By Robin Respaut
SAN FRANCISCO (Reuters) - U.S. Attorney General Jeff Sessions' threat to strip Justice Department grants from cities and local governments that shield illegal immigrants from deportation would have minimal impact on municipal credit ratings, according to S&P Global Ratings.
The financial rating firm said on Thursday that an analysis of 10 large so-called sanctuary jurisdictions found the Justice Department funds made up on only 0.2 percent of budgets, on average.
The term sanctuary is not an official designation but has come to be used generally to describe cities and local governments that offer safe harbor to illegal immigrants and often do not use municipal funds or resources to advance the enforcement of federal immigration laws.
The 10 jurisdictions reviewed were: Cambridge, Massachusetts; Detroit; Josephine County, Oregon; Los Angeles County, California; New York City; Oakland, California; San Francisco; Santa Fe, New Mexico; Seattle; and Washington, D.C.
Of the places reviewed by S&P, funding from the Justice Department made up the largest share of federal funding in Oakland, with 8 percent of federal funding, and Seattle, with 7 percent.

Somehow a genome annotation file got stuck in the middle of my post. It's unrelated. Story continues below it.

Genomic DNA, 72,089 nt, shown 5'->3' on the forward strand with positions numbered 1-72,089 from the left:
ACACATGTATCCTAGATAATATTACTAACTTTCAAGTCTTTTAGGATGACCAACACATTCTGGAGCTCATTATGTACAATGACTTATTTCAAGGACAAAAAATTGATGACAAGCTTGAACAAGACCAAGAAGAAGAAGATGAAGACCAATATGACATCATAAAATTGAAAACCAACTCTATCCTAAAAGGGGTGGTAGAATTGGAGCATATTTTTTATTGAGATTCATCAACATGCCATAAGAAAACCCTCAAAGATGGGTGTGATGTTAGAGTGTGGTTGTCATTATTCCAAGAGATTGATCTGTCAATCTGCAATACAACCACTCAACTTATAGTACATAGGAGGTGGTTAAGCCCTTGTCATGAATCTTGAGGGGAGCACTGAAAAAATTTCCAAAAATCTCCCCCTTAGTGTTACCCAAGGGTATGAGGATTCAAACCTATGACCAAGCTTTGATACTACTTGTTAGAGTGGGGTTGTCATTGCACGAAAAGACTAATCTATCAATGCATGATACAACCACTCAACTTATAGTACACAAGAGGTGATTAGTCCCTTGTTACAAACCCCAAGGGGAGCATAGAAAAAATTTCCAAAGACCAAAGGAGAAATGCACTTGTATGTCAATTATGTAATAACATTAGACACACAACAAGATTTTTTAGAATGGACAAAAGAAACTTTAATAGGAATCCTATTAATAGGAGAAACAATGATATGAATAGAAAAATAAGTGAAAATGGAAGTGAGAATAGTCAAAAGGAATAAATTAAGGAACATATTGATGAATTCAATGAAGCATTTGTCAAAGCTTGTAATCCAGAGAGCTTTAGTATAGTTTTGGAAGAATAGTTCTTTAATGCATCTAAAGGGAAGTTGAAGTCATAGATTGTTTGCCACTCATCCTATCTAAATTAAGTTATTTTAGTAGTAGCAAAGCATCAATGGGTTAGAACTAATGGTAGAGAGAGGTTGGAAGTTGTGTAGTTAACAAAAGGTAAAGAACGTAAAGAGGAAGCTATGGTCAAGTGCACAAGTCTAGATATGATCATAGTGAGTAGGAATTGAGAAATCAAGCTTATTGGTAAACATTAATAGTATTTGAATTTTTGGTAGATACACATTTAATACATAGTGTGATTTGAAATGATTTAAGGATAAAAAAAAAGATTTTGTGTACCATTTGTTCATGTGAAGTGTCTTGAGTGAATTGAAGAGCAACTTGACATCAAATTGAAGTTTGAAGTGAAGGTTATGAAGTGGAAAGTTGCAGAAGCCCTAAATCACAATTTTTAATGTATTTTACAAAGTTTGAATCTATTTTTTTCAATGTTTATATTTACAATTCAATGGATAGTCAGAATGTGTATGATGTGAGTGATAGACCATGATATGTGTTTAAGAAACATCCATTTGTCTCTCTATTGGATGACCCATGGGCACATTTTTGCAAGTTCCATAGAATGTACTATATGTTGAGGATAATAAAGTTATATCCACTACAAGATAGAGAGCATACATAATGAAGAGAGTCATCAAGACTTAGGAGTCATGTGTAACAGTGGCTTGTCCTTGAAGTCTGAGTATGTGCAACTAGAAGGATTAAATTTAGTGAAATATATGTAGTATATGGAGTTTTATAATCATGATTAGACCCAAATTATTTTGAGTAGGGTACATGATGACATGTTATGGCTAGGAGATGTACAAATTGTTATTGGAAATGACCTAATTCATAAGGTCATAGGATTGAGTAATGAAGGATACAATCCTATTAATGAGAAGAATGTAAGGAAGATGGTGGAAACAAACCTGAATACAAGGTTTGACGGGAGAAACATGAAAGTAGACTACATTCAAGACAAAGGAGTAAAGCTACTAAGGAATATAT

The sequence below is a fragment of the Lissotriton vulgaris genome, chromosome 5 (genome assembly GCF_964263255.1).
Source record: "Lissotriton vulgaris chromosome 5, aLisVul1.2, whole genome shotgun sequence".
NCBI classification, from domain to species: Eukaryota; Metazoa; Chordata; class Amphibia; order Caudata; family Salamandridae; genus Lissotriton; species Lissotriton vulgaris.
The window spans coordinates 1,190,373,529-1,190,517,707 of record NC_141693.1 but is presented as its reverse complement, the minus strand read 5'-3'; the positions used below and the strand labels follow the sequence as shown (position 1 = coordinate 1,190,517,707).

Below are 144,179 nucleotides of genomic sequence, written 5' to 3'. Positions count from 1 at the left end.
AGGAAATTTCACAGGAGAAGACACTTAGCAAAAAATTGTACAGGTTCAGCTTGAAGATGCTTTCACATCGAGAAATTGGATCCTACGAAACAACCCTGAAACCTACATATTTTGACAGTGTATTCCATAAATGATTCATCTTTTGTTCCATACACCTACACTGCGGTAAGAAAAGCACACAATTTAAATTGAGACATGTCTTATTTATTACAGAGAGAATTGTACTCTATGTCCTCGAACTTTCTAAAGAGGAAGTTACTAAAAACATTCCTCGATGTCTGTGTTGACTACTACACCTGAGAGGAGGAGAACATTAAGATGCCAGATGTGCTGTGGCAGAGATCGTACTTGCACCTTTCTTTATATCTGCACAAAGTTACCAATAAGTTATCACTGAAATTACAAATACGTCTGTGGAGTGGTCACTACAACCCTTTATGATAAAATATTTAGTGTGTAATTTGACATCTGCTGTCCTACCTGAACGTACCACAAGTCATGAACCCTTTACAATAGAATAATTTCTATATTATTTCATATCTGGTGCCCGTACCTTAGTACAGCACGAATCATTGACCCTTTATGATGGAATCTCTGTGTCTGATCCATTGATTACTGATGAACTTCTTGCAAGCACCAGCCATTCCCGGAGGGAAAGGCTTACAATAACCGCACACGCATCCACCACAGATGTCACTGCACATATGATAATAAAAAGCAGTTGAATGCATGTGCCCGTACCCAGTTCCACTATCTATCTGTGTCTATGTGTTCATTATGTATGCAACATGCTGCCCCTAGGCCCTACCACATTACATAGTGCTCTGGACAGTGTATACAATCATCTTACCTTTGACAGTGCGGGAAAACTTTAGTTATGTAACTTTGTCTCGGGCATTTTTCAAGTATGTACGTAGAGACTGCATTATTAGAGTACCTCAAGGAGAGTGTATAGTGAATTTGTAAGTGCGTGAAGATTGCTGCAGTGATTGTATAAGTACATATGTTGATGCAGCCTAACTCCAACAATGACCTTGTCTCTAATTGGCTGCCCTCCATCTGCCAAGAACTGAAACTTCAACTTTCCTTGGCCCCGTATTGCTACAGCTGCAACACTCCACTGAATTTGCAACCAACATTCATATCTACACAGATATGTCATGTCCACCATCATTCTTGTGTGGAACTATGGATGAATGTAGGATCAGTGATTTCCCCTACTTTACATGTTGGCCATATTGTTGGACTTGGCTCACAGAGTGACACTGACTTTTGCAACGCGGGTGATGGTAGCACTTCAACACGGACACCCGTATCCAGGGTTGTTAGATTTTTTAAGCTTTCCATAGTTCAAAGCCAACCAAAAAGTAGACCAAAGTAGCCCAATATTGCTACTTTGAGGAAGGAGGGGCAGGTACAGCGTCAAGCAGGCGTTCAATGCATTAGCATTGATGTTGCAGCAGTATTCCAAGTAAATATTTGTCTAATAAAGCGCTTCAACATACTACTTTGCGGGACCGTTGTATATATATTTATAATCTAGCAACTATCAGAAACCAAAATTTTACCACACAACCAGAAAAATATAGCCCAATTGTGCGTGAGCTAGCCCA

S&P said it expected both cities' financial strength and economic growth to offset any potential losses.
Grants for health, community development and transportation generally make up the largest share of federally derived revenue for jurisdictions. But this funding is typically allocated by formulas set in statute and lack any connection to immigration enforcement. As a result, S&P said it viewed "the likelihood of Congress withholding or deferring these funds to sanctuary jurisdictions as more remote."
Justice Department grants were among the most at risk, because this funding is "generally provided on an annual basis in the form of competitive grants," said S&P.
Some local governments receive as much as 41 percent of their budgets from the federal government, while others receive none at all. Counties tend to have more exposure than cities, as counties generally administer their own criminal justice programs, according to S&P.
(Reporting by Robin Respaut; Editing by Bill Rigby)